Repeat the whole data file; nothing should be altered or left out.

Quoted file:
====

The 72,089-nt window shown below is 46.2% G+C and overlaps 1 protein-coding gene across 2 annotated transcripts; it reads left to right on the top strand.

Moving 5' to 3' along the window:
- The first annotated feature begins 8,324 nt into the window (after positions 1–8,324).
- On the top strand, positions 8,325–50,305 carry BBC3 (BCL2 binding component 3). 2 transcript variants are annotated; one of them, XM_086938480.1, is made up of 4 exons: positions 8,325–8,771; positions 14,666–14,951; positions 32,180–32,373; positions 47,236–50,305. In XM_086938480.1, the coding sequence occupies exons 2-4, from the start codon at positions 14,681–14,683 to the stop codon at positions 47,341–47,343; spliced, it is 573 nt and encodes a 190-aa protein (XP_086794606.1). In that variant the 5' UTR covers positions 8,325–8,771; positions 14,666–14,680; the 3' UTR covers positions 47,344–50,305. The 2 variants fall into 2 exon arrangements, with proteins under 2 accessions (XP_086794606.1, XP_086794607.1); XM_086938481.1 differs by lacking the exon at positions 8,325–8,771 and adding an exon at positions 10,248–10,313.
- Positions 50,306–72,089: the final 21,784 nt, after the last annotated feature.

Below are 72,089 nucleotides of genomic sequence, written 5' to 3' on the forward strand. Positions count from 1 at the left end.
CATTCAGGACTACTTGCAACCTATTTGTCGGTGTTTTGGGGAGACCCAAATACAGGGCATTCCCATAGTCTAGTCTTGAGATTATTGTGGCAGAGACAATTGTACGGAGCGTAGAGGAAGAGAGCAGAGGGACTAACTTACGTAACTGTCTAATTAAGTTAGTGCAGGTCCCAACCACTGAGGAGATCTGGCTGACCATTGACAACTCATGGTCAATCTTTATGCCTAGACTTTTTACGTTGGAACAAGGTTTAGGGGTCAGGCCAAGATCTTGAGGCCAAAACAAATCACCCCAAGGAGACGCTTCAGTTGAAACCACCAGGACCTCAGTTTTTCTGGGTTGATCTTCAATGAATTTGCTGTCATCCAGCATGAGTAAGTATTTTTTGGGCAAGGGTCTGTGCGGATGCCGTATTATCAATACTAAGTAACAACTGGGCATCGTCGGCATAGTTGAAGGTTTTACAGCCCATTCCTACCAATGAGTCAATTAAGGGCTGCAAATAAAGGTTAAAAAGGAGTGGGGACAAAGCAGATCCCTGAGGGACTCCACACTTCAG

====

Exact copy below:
The 72,089-nt window shown below is 46.2% G+C and overlaps 1 protein-coding gene across 2 annotated transcripts; it reads left to right on the top strand.

Moving 5' to 3' along the window:
- The first annotated feature begins 8,324 nt into the window (after positions 1–8,324).
- On the top strand, positions 8,325–50,305 carry BBC3 (BCL2 binding component 3). 2 transcript variants are annotated; one of them, XM_086938480.1, is made up of 4 exons: positions 8,325–8,771; positions 14,666–14,951; positions 32,180–32,373; positions 47,236–50,305. In XM_086938480.1, the coding sequence occupies exons 2-4, from the start codon at positions 14,681–14,683 to the stop codon at positions 47,341–47,343; spliced, it is 573 nt and encodes a 190-aa protein (XP_086794606.1). In that variant the 5' UTR covers positions 8,325–8,771; positions 14,666–14,680; the 3' UTR covers positions 47,344–50,305. The 2 variants fall into 2 exon arrangements, with proteins under 2 accessions (XP_086794606.1, XP_086794607.1); XM_086938481.1 differs by lacking the exon at positions 8,325–8,771 and adding an exon at positions 10,248–10,313.
- Positions 50,306–72,089: the final 21,784 nt, after the last annotated feature.

Below are 72,089 nucleotides of genomic sequence, written 5' to 3' on the forward strand. Positions count from 1 at the left end.
CATTCAGGACTACTTGCAACCTATTTGTCGGTGTTTTGGGGAGACCCAAATACAGGGCATTCCCATAGTCTAGTCTTGAGATTATTGTGGCAGAGACAATTGTACGGAGCGTAGAGGAAGAGAGCAGAGGGACTAACTTACGTAACTGTCTAATTAAGTTAGTGCAGGTCCCAACCACTGAGGAGATCTGGCTGACCATTGACAACTCATGGTCAATCTTTATGCCTAGACTTTTTACGTTGGAACAAGGTTTAGGGGTCAGGCCAAGATCTTGAGGCCAAAACAAATCACCCCAAGGAGACGCTTCAGTTGAAACCACCAGGACCTCAGTTTTTCTGGGTTGATCTTCAATGAATTTGCTGTCATCCAGCATGAGTAAGTATTTTTTGGGCAAGGGTCTGTGCGGATGCCGTATTATCAATACTAAGTAACAACTGGGCATCGTCGGCATAGTTGAAGGTTTTACAGCCCATTCCTACCAATGAGTCAATTAAGGGCTGCAAATAAAGGTTAAAAAGGAGTGGGGACAAAGCAGATCCCTGAGGGACTCCACACTTCAG